Should you put your price on your website? It’s a great question. It’s one that applies mostly to services businesses. In product businesses you would probably expect to see a price on a website. When it comes to services, there’s a lot of debate as to whether you should put a price on the website, or not. There are a number of things you need to consider.
Firstly, is your price comparable to your competitors? Somebody who arrives on your website and sees your price, might well have spoken to, or seen the websites of other people in your industry. If you’re a lot cheaper, or a lot more expensive, that’s something you’re going to have to explain, and it’s something that your website is going to have to support.
If you’re more expensive than your competitors, then your website has to look higher quality and more premium than your competitors. Your copy has to explain that away.
If that’s something that you’re worried that your website doesn’t do, or you can’t do in the copyrighting, you maybe be better of holding back and waiting, until you have an opportunity to talk to somebody, so that they can get a feel for you, and you can talk to them about why your price is different from your competitors.
The second thing to look at is, of course, whether all of your competitors are listing their prices on their website. If they are, and you don’t, that could knock you out of the running. When somebody goes online to do their research, they find a few people in your industry.
They look at the prices. They come to your website. You don’t have your price on. Maybe they’re not even going to bother to call or email you, unless they’re so impressed by your website, or they’ve been referred to you, or they’ve had some other sort of recommendation of you. You could knock yourself out of consideration, if you’re not providing the information that everybody else is providing.
The third consideration, regardless of whether everybody else is putting their prices up online, is whether you could use a bit more traffic from Google. In my experience, for instance, I offer a ghostwriting service. A lot of the traffic to that service comes from people asking, “What does a ghostwriter cost?”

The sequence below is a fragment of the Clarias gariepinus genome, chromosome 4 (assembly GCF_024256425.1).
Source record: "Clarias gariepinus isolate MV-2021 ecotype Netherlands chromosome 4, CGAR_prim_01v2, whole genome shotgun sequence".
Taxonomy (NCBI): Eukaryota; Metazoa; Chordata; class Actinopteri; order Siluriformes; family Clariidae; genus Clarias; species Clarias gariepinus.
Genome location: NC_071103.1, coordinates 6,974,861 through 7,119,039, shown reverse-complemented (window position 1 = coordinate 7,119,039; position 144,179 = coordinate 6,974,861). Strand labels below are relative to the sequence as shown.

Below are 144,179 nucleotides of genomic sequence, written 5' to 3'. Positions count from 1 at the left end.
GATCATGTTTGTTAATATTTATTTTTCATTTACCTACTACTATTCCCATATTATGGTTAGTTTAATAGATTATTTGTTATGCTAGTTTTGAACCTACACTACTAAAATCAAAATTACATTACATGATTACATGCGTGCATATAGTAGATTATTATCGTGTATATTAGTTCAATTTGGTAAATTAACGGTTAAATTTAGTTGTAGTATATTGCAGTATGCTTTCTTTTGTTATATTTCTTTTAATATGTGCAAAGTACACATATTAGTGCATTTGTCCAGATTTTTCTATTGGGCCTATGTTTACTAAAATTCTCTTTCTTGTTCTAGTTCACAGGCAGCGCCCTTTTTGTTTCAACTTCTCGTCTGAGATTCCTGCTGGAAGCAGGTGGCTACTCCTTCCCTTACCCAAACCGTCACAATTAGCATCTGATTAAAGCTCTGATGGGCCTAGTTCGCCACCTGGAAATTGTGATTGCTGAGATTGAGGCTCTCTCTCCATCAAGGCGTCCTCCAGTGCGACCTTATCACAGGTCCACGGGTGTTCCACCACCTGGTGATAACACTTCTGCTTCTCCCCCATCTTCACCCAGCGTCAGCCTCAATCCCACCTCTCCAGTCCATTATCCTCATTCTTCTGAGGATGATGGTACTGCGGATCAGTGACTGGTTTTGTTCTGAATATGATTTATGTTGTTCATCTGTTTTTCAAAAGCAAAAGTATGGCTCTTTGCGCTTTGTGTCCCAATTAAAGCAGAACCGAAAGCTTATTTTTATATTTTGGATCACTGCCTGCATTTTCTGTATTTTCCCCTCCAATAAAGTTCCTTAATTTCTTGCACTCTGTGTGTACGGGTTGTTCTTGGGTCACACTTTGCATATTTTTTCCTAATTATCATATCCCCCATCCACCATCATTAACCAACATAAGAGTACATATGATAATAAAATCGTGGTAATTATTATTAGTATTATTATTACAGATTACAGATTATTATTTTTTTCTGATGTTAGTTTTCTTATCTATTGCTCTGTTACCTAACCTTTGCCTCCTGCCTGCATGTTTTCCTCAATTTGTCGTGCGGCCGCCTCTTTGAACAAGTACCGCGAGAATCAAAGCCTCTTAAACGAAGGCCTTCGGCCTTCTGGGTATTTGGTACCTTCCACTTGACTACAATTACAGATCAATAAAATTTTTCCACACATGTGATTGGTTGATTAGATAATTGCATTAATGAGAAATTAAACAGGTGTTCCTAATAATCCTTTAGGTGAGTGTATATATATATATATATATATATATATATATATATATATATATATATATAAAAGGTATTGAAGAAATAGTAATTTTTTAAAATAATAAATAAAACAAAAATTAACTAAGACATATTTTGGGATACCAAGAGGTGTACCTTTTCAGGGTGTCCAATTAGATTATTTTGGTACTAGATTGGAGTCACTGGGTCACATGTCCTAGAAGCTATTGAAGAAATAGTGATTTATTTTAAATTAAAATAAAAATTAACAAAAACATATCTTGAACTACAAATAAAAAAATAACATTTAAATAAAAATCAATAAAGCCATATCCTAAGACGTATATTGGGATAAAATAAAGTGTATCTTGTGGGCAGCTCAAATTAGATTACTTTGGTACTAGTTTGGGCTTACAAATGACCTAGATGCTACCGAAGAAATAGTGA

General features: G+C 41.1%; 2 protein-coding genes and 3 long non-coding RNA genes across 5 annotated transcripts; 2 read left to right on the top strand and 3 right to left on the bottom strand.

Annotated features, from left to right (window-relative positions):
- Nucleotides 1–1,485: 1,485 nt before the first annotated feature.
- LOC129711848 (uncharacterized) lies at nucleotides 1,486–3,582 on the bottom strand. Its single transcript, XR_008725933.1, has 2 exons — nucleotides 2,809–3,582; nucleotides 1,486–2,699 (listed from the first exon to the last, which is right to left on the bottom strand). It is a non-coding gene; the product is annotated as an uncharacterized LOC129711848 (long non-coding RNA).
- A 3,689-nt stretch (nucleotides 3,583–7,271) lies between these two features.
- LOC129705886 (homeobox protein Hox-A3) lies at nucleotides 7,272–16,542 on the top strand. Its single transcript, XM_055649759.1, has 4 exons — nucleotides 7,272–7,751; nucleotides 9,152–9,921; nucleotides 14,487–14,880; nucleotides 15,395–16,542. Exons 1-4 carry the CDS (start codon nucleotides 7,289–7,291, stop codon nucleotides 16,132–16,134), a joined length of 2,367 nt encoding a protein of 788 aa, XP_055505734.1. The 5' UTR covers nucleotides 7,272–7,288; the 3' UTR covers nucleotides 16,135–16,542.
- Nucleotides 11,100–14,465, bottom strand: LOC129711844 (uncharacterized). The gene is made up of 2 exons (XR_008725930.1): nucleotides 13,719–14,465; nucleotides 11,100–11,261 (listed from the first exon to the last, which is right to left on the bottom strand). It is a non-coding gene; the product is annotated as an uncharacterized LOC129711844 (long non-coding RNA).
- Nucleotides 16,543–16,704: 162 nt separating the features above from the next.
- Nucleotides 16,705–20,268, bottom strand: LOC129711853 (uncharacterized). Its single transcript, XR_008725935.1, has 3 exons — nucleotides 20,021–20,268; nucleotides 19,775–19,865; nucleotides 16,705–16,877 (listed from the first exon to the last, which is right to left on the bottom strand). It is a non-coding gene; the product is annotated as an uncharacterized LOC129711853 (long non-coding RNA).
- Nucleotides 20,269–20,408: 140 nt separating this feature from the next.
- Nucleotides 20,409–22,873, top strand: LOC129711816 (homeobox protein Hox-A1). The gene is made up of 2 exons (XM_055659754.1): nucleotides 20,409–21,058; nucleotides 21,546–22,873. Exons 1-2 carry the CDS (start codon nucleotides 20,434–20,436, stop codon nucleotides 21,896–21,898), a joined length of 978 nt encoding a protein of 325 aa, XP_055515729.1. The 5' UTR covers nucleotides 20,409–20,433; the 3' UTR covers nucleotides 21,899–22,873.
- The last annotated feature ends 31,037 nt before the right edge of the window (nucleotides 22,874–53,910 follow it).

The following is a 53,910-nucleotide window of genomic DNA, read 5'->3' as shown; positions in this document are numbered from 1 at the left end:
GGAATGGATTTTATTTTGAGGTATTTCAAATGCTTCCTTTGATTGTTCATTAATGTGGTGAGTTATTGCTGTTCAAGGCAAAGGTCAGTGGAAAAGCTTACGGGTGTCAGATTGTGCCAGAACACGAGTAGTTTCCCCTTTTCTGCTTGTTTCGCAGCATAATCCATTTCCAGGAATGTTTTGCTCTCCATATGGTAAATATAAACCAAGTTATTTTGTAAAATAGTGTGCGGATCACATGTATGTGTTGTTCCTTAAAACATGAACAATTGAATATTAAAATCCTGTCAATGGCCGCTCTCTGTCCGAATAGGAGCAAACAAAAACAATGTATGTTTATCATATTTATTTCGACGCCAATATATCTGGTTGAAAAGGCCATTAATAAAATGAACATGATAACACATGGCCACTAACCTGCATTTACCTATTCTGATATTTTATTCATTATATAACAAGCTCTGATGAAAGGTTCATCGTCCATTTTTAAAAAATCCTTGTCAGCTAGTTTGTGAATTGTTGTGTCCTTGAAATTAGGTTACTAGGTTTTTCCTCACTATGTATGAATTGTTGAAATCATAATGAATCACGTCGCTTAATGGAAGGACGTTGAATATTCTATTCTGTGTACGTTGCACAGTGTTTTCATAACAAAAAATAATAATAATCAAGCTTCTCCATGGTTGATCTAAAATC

Because I’ve got some information about my fees on the website, I attract traffic. On the whole, ghostwriters don’t talk about their fees online.
If you’re in a business where people don’t put their fees up online, you could win the war for getting traffic from Google by providing a good answer for Google searches, to that question of, “How much should somebody in this industry cost?”
Another consideration is whether you get a lot of tire kickers. Going back to my ghostwriting example, I found that I got a lot of people making inquiries in the early days, who couldn’t afford somebody to help them to write a book.
One of the biggest reasons, therefore, that I put my prices online, was so that people could come online, they can see how much ghostwriting a book cost, and they won’t go and bother to get in touch with me, if that wasn’t in line with their budget. I got a lot fewer inquiries, but the inquiries I got were of a higher quality.
If you find yourself getting a lot of tire kickers who just don’t have the budget or the interest in paying what you’re charging, you could find it a really good idea to exclude them and that hurdle, by putting up your fee.
On the other hand, you might be in a business where people think they don’t have the budget for that, but they don’t understand all that you do and the value that you bring. You may, therefore, want that opportunity when they make the inquiry, to have a chance to talk to them, and say, “This is what it costs, but this is why it costs that much. This is what you’re getting.”
Another idea is to give people the price, but to, if you like, charge for it. Again, with the ghostwriting example, I have a page about the fees. But if you actually want to know what the fees are, you have to give me your email address. In return for that email address, you automatically get sent a PDF with the discussion of ghostwriting fees, and why they are what they are.
I’ve got your email address. I can do some marketing to you if I want to, and you get a valuable piece of information you can’t get from a lot of ghostwriter’s sites. Again, you might find that’s a way to differentiate yourself from your competitors, and also, to give you a way of gathering email addresses from perspective clients, so that you can do some marketing to them.
There are other considerations when it comes to putting your price up on your website. These are just a few of them, but they give you some sort of idea of the fact it’s not a yes or no question. It’s to do with your industry, your business strategy, and what you stand to gain by putting the price up, versus what you might lose by putting the price up.
When you start to run the question through those sort of filters, I think you’ll be able to come up with an answer for yourself.